adicionada por lorax | editarWashington Post, Michael Dirda (Sep 10, 2014)
 
The superbly talented Sarah Waters — three times shortlisted for the Man Booker Prize — leads her readers into hidden worlds, worlds few of us knew existed. And so it is with The Paying Guests. ..Amid this heart-crushing drama, uncaring London grinds on, a cacophony of “hooves, voices, hurrying steps, the clash and grinding of iron wheels” that threatens to destroy the hopes of summer: an utterly engrossing tale.
 
Novel tackles big themes but lacks bite...Yet the love story’s progression – to say more would give too much away – is not entirely convincing by the end..Characterisation has a hint of familiarity, as if characters have been derived from Waters’ bank of past creations, and they lose some of their gleam for it, though the story stays emotionally-charged...
 
The Paying Guests, Sarah Waters' superb, bewitching new novel, is set in 1922 London...My only quibble with The Paying Guests is its length; the last hundred pages or so chronicle a court trial and feel padded, the first time I've ever had that reaction to a Sarah Waters novel. Otherwise, this is a magnificent creation, a book that doubles as a time machine, flinging us back not only to postwar London, but also to our own lost love affairs, the kind that left us breathless — and far too besotted to notice that we had somehow misplaced our moral compass.
adicionada por vancouverdeb | editarNPR
 
This fascinating domestic scenario might have made for an absorbing short novel;... Its pastiche propriety and faux-Edwardian prose (people are forever "colouring" and "crimsoning" and "putting themselves tidy") become irritants; and the novel's descent into melodrama as a murder is committed – and the inspector called – turns this engaging literary endeavour into a tiresome soap opera....Waters's unusual gift for drama and for social satire is squandered on the production of middlebrow entertainment:.. it would be good to see Waters produce something corrective and sharp, in which her authoritative and incisive dramatic style was permitted to be sufficient satisfaction on its own.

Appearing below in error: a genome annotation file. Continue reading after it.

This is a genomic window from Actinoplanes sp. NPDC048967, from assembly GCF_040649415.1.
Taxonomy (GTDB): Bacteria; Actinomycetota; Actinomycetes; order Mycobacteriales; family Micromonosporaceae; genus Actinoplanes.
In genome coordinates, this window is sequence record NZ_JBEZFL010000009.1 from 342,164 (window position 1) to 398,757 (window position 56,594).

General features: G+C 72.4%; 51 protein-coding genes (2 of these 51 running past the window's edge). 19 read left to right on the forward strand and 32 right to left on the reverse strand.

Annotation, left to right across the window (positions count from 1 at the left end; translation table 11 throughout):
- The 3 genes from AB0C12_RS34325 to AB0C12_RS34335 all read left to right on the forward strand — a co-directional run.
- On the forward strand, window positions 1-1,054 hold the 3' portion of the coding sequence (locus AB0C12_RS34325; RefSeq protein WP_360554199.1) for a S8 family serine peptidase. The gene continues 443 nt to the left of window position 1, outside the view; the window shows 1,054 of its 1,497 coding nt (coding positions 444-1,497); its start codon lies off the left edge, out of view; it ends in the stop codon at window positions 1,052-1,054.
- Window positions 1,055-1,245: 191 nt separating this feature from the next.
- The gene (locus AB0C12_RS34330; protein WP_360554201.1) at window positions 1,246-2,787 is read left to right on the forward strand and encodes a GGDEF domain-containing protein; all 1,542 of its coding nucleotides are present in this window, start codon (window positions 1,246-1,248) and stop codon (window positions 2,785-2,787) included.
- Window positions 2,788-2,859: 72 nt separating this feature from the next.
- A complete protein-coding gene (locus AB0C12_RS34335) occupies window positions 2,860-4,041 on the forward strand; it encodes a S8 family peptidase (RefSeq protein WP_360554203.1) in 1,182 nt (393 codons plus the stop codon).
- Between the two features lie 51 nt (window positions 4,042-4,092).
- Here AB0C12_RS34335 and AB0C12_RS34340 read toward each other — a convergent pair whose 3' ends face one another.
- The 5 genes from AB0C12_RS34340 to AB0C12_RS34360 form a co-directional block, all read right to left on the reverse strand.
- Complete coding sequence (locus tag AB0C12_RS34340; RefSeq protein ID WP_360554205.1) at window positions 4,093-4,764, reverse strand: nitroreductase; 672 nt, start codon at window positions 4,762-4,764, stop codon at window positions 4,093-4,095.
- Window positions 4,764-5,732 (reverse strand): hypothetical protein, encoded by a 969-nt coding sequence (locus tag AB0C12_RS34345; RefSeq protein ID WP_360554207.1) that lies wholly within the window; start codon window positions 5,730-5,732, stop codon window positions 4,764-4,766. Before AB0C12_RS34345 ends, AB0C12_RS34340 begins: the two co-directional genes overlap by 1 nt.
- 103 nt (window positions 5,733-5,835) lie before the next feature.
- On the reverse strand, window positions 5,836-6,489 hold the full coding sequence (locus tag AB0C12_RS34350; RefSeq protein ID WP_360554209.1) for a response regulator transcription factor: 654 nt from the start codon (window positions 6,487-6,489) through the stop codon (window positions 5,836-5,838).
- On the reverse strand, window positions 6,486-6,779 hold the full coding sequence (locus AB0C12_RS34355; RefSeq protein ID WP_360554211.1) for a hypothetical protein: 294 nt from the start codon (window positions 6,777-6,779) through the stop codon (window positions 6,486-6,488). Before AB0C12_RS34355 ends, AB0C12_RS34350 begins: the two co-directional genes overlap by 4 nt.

» Adicionar outros autores

Nome do autorPapelTipo de autorObra?Estado
Waters, Sarahautor principaltodas as ediçõesconfirmado
Stevenson, JulietNarradorautor principalalgumas ediçõesconfirmado
Bützow, HeleneTradutorautor secundárioalgumas ediçõesconfirmado
Carra, LeopoldoTradutorautor secundárioalgumas ediçõesconfirmado
Defossé, AlainTradutorautor secundárioalgumas ediçõesconfirmado
Groen, NicoTradutorautor secundárioalgumas ediçõesconfirmado
Jong, Sjaak deTradutorautor secundárioalgumas ediçõesconfirmado
Leibmann, UteTradutorautor secundárioalgumas ediçõesconfirmado
Lyng, HildeTradutorautor secundárioalgumas ediçõesconfirmado
Mörk, YlvaTradutorautor secundárioalgumas ediçõesconfirmado
Versluys, MarijkeTradutorautor secundárioalgumas ediçõesconfirmado
Zulaika, JaimeTradutorautor secundárioalgumas ediçõesconfirmado

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The pavement threw up heat like a griddle; they kept to the shade as much as they could as they made their way down the hill, but it was warm even on the platform of the station, in the bluish dusk of the railway cut.
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It is 1922, and London is tense. Ex-servicemen are disillusioned, the out-of-work and the hungry are demanding change. And in South London, in a genteel Camberwell villa, a large silent house now bereft of brothers, husband and even servants, life is about to be transformed, as impoverished widow Mrs Wray and her spinster daughter, Frances, are obliged to take in lodgers.